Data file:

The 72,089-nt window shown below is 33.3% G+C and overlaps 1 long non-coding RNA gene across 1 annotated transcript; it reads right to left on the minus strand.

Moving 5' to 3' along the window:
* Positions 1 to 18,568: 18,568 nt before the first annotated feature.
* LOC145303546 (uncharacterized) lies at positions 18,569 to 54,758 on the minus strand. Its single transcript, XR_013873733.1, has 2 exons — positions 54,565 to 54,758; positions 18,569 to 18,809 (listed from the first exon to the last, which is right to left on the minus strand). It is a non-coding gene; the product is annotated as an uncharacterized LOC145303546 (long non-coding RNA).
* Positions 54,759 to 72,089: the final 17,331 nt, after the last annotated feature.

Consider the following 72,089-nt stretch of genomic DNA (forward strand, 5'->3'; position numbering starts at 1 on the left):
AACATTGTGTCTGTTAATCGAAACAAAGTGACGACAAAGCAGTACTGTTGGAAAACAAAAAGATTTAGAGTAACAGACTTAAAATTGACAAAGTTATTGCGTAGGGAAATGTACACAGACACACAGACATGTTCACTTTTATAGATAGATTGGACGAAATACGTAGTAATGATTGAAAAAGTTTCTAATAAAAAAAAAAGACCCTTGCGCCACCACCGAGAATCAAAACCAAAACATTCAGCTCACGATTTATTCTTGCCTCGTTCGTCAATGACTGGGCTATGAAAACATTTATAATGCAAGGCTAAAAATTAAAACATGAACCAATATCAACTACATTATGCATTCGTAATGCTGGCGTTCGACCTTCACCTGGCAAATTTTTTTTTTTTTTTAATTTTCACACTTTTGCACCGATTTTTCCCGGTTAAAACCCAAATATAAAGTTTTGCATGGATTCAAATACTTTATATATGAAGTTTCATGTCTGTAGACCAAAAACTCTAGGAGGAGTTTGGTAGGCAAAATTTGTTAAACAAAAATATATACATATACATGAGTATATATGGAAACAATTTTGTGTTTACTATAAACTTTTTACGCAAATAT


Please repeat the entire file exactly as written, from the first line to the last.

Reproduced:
The 72,089-nt window shown below is 33.3% G+C and overlaps 1 long non-coding RNA gene across 1 annotated transcript; it reads right to left on the minus strand.

Moving 5' to 3' along the window:
* Positions 1 to 18,568: 18,568 nt before the first annotated feature.
* LOC145303546 (uncharacterized) lies at positions 18,569 to 54,758 on the minus strand. Its single transcript, XR_013873733.1, has 2 exons — positions 54,565 to 54,758; positions 18,569 to 18,809 (listed from the first exon to the last, which is right to left on the minus strand). It is a non-coding gene; the product is annotated as an uncharacterized LOC145303546 (long non-coding RNA).
* Positions 54,759 to 72,089: the final 17,331 nt, after the last annotated feature.

Consider the following 72,089-nt stretch of genomic DNA (forward strand, 5'->3'; position numbering starts at 1 on the left):
AACATTGTGTCTGTTAATCGAAACAAAGTGACGACAAAGCAGTACTGTTGGAAAACAAAAAGATTTAGAGTAACAGACTTAAAATTGACAAAGTTATTGCGTAGGGAAATGTACACAGACACACAGACATGTTCACTTTTATAGATAGATTGGACGAAATACGTAGTAATGATTGAAAAAGTTTCTAATAAAAAAAAAAGACCCTTGCGCCACCACCGAGAATCAAAACCAAAACATTCAGCTCACGATTTATTCTTGCCTCGTTCGTCAATGACTGGGCTATGAAAACATTTATAATGCAAGGCTAAAAATTAAAACATGAACCAATATCAACTACATTATGCATTCGTAATGCTGGCGTTCGACCTTCACCTGGCAAATTTTTTTTTTTTTTTAATTTTCACACTTTTGCACCGATTTTTCCCGGTTAAAACCCAAATATAAAGTTTTGCATGGATTCAAATACTTTATATATGAAGTTTCATGTCTGTAGACCAAAAACTCTAGGAGGAGTTTGGTAGGCAAAATTTGTTAAACAAAAATATATACATATACATGAGTATATATGGAAACAATTTTGTGTTTACTATAAACTTTTTACGCAAATAT